Perhaps by fortuitous coincidence, Secretary of State Madeleine Albright synchronized her first public-policy statements on the Middle East with the appearance of Cordesman and Hashim's Iraq: Sanctions and Beyond. The title accurately describes both her statement and the book. Timing thus renders this scholarly and meticulously researched volume of even more significance to serious watchers of a chronically troubled part of the world.
The main thrust of the book is an attempt to lay out policy options concerning Iraq for the U.S. and other Western governments. In tandem with the Albright pronouncements, the point of departure is the assertion that there is little utility to considering accommodation with Saddam Hussein. He is damaged goods without credibility and cannot be trusted. He will continue to wage a guerrilla campaign against the U.N. requirement that Iraq divest itself of weapons of mass destruction and the capability to produce them.
Without making excuses for Saddam or the Baathist background that spawned him, the authors examine the origins of modern Iraq, underscoring the artificial fabric from which it was torn. Iraq's current predicament is traced to the Sunni-Shia-Kurdish conflicts, both historical and on-going. Some reader confusion is generated in this respect by the authors' support of the view that a fragmented Iraq would further destabilize an already unstable region and situation. The narrative provides few grounds for hope that the three major factions (add the Christian minority as a further crosscurrent) will ever be able to get along constructively.
The book details the various abuses of human rights that have kept Saddam in power and affronted international norms. Research in this context appears to have been in-depth, especially considering the virtual blackout on verifiable information emanating from Baghdad. The emphasis is on political assassinations, "accidents" and "disappearances,'' both within and outside Iraq, that have systematically eliminated threats to Saddam's ruthless hold on power.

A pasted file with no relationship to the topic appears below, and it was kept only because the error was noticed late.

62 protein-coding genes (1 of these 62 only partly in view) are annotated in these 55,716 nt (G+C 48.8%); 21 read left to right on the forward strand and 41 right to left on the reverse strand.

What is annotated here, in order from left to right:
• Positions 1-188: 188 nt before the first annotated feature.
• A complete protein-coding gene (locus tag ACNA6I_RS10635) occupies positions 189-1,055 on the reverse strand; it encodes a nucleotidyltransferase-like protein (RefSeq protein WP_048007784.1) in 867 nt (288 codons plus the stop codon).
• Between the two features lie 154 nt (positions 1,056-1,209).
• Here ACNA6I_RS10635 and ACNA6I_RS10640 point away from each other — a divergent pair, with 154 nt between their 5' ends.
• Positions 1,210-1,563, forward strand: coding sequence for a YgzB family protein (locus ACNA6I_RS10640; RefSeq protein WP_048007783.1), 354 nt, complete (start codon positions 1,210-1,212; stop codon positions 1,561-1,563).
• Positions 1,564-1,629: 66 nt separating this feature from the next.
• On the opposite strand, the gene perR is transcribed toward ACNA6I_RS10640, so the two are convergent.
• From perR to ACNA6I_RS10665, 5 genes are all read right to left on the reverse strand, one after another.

Perhaps among the most controversial aspects of the U.S. sanctions are their impact upon the health and well-being of the average Iraqi. In the Arab world and elsewhere, there is increasing clamor for relaxation of the embargoes that have, in part, created widespread child mortality and malnutrition. In the last few months, the problem has been partially vitiated by Saddam's accession to U.N. demands and the consequent oil-for-food arrangement now in place. The authors argue, however, that the crisis results as significantly from "decades of mismanagement" and profligate spending and international borrowing to finance the Iran-Iraq and Gulf wars. They assert that the Baath government had effectively crippled Iraq's economy before the post-Desert Storm sanctions kicked in.
Almost a third of the book is devoted to Iraq's military capabilities. It is this heavy coverage that sets the volume apart from other reportage on present-day Iraq. It might also be noted that military capabilities in the Middle East have been central to Dr. Cordesman's significant writings on the region.
In a welter of detail, all of it carrying the caution that it is based largely upon estimates, the authors conclude that Iraq's military capabilities are approximately 40 percent of their pre-DesertStorm highs. Equipment replacements have been drastically curtailed by the sanctions, but since Iraq's defense establishment was always based upon use-up-and-throw-away rather than sound maintenance principles, there remain substantial residues of pre-existing stockpiles. The report concludes that Iraq still outguns and outmans the totality of the GCC military forces and could, absent opposition from the Western coalition, repeat its 1990 walkover of Kuwait and large areas of Saudi Arabia's Eastern Province. On the other hand, logistics, the major Iraqi shortcoming in both the Iran-Iraq War and Desert Storm, would be an even more decisive negative in any renewal of the Iraqi threat.
All in all, Iraq: Sanctions and Beyond is a tightly reasoned analysis of Baghdad's current status and immediate future capabilities. The authors have avoided the trap of trying to divine Saddam Hussein's intentions or attempting to psychoanalyze him by remote control, pitfalls that have snared other recent assessments of Iraq. The book is a useful and welcome addition to the research base available to the serious analyst of Middle East security.